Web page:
Author Archives: Bruce Johnson

About Bruce Johnson

Author-craftsman Bruce Johnson has introduced millions of do-it-yourselfers, craftspeople and antique collectors to the world of wood finishing and antique restoration. As the official spokesperson for Minwax®, the leading manufacturer of wood finishing and wood care products, Bruce motivates people to take the initiative to beautify their surroundings. Through his many books, magazine articles and columns, as well as frequent appearances on national television talk shows, Johnson is recognized as an authority in the do-it-yourself community. Appearing on PBS, HGTV, The Discovery Channel, and currently hosting “DIY Woodworking” and “Build A Log Cabin”, on the DIY cable network, Johnson has brought the illustrious craft of wood finishing to the forefront of the American home. An expert in wood refinishing, antique restoration, and home improvement, Bruce has published more than a dozen books on these topics, including Fifty Simple Ways To Save Your House, The Wood Finisher, The Weekend Refinisher, and The Official Identification and Price Guide to the Arts and Crafts Movement. For more than 20-years, he penned an antique refinishing advice column, "Knock on Wood," which ran in dozens of antique/collectibles publications. Currently, he writes a column on Arts & Crafts for Style 1900 magazine. A rare combination of craftsman and journalist, Johnson began his career as a high school English teacher, but left teaching to set up his "Knock on Wood Antique Repair & Restoration" shop. He spent the next 10 years as a full-time professional refinisher, but eventually returned to writing. Yet, Johnson says, he won't ever be without a workbench and a couple of refinishing projects down in the basement. Johnson is also the founder and director of the Arts and Crafts Conference and Antique Show held every February in Asheville, North Carolina, at the Grove Park Inn. The conference, which includes the largest Arts and Crafts antiques show, attracts more than 1500 Arts and Crafts collectors each year to its many seminars, tours, demonstrations and exhibits. Johnson is proud to have played a role in reviving interest in designers like Gustav Stickley, who founded the Arts and Crafts movement. His latest book, “Grove Park Inn Arts & Crafts Furniture,” was awarded the 2009 Thomas Wolfe Literary Award. These furnishings are treasured by such collectors as Steven Spielberg and Bruce Willis, among many others.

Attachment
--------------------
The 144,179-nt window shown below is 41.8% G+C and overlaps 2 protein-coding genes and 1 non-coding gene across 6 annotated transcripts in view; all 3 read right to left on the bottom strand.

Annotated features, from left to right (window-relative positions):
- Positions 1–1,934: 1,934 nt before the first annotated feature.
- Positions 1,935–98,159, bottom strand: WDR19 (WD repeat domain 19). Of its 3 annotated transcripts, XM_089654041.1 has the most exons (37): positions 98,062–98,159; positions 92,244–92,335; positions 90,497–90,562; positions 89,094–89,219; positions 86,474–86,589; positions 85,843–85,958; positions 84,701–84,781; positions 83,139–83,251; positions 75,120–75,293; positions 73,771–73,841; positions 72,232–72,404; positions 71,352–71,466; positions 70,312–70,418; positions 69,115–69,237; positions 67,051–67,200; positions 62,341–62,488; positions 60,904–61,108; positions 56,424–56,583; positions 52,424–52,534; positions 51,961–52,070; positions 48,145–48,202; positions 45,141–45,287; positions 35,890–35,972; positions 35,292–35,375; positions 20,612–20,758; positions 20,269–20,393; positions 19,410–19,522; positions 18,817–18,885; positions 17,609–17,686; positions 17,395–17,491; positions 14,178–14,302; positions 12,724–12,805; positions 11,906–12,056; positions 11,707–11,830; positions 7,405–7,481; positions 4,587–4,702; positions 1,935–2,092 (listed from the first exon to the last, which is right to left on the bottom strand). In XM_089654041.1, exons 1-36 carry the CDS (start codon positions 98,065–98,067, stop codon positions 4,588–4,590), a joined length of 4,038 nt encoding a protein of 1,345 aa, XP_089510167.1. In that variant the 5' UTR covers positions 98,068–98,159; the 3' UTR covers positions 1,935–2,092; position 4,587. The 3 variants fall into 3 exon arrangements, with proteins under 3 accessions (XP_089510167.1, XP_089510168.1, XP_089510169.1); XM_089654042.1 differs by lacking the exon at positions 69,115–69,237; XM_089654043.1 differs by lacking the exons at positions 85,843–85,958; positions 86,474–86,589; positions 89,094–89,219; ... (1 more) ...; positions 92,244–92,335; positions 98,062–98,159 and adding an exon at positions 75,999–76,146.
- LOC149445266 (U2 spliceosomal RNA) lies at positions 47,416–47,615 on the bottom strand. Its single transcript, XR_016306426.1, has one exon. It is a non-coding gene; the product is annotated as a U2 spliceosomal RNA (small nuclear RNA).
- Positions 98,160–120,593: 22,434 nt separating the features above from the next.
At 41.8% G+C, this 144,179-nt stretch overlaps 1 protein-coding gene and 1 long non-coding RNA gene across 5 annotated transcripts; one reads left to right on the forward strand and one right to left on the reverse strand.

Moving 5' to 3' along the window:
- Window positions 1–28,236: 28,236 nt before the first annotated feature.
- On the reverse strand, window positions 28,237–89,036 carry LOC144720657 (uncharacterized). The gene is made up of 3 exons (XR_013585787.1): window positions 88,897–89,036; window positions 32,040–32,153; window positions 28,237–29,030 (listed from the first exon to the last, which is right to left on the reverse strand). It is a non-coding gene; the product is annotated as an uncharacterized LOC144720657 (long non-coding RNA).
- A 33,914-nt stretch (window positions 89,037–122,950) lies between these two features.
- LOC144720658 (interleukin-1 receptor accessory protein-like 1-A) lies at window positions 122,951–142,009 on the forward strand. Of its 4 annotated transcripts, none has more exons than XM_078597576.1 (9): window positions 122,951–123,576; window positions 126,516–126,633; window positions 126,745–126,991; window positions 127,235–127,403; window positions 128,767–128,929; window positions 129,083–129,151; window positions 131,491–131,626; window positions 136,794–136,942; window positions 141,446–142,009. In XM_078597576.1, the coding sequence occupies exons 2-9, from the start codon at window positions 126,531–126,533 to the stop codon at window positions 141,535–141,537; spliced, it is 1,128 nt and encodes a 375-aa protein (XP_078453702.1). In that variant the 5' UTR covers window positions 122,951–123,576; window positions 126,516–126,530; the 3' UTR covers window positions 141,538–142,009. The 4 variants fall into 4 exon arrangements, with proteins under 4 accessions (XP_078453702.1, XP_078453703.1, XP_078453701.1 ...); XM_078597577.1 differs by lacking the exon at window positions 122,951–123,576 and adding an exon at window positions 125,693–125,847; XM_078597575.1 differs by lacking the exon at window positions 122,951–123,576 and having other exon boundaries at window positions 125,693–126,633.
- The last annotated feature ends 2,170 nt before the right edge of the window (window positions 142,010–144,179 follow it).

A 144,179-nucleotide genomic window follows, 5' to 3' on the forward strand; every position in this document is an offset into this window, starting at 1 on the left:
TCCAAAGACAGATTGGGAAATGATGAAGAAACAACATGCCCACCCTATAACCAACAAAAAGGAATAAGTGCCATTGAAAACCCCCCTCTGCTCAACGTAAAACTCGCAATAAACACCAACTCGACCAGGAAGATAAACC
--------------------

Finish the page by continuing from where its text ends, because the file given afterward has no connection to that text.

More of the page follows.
Two-Towel Rack Shelves

While you might wonder how copper pipes fits in with a woodworking project, I think you’ll soon agree that pairing up unexpected materials can make an ordinary project — like kitchen or bathroom shelves — very unique.